Date of Award


Degree Type


Degree Name

Doctor of Philosophy (PhD)

Graduate Group


First Advisor

Christopher Fang-Yen

Second Advisor

Vijay Balasubramanian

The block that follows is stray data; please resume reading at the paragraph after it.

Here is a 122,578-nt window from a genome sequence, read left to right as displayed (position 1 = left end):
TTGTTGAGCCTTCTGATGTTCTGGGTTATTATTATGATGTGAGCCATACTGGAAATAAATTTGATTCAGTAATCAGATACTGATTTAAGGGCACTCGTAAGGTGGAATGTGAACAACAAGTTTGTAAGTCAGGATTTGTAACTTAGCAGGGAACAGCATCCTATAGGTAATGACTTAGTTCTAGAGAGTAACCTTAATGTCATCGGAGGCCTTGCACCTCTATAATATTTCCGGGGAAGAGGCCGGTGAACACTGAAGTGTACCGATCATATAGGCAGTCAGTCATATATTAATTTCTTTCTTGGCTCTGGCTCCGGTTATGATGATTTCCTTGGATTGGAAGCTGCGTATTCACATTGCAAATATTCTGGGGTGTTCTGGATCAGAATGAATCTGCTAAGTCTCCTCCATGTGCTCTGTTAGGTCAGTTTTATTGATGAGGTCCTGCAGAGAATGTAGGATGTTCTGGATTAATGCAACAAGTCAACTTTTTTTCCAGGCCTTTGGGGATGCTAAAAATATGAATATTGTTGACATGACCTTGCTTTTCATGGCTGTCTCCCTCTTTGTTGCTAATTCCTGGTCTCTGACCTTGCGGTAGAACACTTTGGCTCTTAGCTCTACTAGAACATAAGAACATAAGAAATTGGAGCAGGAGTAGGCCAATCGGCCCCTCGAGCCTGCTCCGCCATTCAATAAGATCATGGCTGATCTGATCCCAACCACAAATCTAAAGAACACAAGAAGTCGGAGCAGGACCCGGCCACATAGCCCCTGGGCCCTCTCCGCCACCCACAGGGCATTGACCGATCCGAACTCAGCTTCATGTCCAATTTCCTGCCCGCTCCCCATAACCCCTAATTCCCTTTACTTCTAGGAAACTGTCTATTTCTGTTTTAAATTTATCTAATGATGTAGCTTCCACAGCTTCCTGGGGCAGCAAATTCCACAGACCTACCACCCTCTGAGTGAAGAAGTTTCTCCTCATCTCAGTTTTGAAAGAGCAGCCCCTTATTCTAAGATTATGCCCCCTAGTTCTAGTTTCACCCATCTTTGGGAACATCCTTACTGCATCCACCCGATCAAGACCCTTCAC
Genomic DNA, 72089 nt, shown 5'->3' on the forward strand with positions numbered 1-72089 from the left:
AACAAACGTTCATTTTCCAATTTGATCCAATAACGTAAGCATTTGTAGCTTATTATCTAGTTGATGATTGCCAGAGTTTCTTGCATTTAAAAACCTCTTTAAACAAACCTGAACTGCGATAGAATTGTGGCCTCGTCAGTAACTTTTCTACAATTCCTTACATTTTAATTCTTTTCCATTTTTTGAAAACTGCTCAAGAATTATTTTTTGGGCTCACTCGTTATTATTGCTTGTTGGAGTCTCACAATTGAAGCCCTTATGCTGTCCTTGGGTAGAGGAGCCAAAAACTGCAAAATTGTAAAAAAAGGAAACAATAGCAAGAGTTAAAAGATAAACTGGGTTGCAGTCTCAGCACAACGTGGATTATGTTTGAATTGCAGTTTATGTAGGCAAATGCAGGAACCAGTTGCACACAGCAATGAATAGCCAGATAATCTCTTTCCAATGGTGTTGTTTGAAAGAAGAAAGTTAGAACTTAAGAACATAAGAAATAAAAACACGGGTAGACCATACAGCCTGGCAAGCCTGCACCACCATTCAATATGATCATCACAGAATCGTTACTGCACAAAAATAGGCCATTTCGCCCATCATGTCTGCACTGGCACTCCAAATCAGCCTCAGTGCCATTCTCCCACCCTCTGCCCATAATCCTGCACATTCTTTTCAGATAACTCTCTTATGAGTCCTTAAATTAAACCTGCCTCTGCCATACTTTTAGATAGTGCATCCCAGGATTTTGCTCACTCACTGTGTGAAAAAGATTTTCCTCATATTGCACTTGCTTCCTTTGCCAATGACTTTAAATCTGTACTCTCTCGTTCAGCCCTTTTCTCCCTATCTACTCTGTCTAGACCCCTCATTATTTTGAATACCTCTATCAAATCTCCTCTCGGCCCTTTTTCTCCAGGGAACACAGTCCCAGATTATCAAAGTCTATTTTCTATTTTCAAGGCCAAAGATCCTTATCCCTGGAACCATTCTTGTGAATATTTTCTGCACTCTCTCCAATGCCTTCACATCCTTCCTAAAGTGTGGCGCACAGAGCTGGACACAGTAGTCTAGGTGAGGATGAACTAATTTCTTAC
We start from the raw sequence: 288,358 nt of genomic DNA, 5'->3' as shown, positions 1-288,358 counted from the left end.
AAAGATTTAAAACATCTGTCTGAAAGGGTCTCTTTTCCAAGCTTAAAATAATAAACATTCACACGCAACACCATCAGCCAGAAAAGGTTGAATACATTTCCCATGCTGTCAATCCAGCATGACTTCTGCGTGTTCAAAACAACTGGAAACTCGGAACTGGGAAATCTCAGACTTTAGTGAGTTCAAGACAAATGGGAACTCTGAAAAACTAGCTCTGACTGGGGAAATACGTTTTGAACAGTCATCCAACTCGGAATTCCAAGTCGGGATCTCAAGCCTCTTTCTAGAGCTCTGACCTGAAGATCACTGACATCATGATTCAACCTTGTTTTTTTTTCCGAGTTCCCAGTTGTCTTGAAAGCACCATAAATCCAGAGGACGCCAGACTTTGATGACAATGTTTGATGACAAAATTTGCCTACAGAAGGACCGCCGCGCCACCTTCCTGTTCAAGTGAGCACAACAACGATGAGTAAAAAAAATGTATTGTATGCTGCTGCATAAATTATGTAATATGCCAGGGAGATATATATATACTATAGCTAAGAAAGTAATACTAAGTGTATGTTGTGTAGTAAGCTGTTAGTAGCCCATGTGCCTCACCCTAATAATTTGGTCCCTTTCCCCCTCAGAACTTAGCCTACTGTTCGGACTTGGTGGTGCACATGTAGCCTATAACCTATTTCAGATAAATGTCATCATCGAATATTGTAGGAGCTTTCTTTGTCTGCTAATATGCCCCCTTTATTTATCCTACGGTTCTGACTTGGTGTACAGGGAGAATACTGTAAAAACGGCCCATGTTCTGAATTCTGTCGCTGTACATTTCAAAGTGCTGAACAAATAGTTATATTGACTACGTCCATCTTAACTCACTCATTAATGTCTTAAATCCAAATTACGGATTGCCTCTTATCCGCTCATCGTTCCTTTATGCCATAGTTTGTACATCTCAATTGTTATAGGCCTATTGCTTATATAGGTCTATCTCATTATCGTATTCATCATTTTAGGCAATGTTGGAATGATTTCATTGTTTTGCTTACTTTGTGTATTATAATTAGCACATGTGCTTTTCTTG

Understanding the neuronal control of movement has been a central goal of neuroscience for decades. In many organisms, chains of neural oscillators underlie the generation of coordinated rhythmic movements. However, the sheer complexity of spinal locomotor circuits has made understanding the mechanisms underlying rhythmic locomotion in vertebrates challenging. The roundworm C. elegans generates rhythmic undulatory movements that resemble those of swimming vertebrates, but using only a few hundred neurons. The relative simplicity of this organism has allowed a complete synaptic map of the nervous system to be developed. Moreover, C. elegans has a three-day life cycle and is amenable to a powerful battery of genetic techniques that allow the molecular basis of circuit functions to be probed much more rapidly than is possible in more complex organisms. Because of these advantages, C. elegans offers the possibility of understanding the network, cellular, and molecular principles of rhythmic locomotion in deeper detail than has been possible in any other model organism. However, it is currently unclear where in the C. elegans motor circuit rhythms are generated, and whether there exists more than one rhythm generator. I used optogenetic and lesioning experiments to probe the nature of rhythm generation in the locomotor circuit. I found that rhythmic activity in different parts of the body can be decoupled by both methods, implying that multiple sections of forward locomotor circuitry are capable of independently generating rhythms. By perturbing different components of the motor circuit, I localized at least two rhythmic sources to a network of cholinergic motor neurons that are distributed along the body. Moreover, I used rhythmic optogenetic manipulations to show that imposed rhythmic signals in any portion of the motor circuit can entrain oscillatory activity in the rest of the body, suggesting bidirectional coupling within the motor circuit. This organization, in which distributed oscillating circuits exist along the body but are closely linked by bidirectional coupling, is found in wide range of vertebrate and invertebrate animals. My results show that the functional architecture of the C. elegans motor circuit is highly analogous to that of much more complex organisms.

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